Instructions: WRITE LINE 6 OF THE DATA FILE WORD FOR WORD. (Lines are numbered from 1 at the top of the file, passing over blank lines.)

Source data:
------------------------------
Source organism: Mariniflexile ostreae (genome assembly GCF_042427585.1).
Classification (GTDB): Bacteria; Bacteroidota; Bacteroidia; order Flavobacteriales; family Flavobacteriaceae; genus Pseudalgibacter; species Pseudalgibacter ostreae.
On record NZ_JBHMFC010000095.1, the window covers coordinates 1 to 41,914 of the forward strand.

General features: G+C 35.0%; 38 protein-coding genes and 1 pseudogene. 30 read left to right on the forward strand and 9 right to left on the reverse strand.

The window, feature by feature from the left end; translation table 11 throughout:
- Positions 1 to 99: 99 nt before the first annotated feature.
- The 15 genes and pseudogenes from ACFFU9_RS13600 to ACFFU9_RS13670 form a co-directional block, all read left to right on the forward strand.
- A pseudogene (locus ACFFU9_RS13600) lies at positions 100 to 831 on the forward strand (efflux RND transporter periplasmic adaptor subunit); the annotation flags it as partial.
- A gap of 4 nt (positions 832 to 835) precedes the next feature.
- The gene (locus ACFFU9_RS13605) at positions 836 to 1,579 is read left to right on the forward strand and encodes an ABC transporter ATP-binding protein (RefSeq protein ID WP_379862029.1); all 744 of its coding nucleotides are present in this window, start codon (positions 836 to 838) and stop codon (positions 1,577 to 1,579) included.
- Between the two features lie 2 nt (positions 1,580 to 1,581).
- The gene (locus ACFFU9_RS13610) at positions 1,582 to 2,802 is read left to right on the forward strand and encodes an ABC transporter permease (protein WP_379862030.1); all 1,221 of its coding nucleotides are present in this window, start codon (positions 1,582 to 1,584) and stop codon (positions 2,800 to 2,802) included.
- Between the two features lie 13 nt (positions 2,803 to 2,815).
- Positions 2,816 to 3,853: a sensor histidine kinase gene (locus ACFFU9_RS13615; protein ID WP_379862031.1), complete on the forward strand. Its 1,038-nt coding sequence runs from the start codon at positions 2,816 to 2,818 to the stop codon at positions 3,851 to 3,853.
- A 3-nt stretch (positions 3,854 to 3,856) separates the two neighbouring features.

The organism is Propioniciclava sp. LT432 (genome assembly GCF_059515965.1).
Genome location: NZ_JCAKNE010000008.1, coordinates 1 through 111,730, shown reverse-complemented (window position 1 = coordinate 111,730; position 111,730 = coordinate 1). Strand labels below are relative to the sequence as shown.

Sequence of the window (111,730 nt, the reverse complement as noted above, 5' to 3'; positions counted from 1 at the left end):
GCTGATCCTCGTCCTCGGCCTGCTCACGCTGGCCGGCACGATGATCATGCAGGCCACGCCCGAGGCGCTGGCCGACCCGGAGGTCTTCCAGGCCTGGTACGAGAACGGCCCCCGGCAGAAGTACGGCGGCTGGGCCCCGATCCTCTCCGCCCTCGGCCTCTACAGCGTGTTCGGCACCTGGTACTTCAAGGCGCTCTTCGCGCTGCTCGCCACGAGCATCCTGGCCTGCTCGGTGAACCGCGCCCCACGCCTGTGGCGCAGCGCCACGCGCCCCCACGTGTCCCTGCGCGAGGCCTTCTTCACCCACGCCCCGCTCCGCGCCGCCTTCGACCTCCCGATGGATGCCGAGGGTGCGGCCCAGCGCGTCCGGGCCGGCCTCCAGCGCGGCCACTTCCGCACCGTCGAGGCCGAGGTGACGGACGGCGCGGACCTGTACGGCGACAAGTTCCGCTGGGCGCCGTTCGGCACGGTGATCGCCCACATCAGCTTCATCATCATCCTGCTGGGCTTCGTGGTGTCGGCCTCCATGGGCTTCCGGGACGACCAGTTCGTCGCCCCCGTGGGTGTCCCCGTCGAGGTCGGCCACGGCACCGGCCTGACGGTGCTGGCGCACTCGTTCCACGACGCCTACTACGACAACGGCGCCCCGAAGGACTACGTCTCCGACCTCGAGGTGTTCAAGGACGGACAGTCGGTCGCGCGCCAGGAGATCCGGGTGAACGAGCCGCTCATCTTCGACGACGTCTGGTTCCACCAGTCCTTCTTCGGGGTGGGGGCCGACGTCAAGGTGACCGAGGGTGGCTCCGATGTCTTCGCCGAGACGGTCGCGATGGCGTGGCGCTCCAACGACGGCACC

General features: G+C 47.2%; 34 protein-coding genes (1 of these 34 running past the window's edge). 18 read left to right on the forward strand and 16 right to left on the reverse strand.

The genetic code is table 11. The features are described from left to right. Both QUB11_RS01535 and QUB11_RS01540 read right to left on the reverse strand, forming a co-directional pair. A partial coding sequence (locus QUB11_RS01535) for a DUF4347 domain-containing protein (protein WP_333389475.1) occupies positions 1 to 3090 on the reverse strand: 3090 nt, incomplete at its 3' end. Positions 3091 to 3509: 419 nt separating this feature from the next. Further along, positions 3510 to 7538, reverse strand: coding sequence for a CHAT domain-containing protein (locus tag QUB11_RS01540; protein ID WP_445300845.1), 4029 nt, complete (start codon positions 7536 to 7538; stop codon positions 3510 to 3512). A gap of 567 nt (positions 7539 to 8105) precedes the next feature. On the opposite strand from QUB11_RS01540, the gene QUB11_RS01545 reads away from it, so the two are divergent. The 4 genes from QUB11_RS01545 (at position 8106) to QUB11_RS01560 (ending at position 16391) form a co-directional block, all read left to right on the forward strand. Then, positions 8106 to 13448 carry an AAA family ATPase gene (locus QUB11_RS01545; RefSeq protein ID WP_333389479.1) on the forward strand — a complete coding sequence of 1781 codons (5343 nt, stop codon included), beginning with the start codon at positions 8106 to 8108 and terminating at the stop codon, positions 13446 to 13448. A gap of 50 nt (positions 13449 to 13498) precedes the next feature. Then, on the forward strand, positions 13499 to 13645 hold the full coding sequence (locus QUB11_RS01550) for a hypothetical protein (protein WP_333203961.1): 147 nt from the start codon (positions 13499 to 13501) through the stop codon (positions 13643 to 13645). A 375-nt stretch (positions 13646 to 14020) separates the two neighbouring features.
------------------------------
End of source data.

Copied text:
- Positions 1 to 99: 99 nt before the first annotated feature.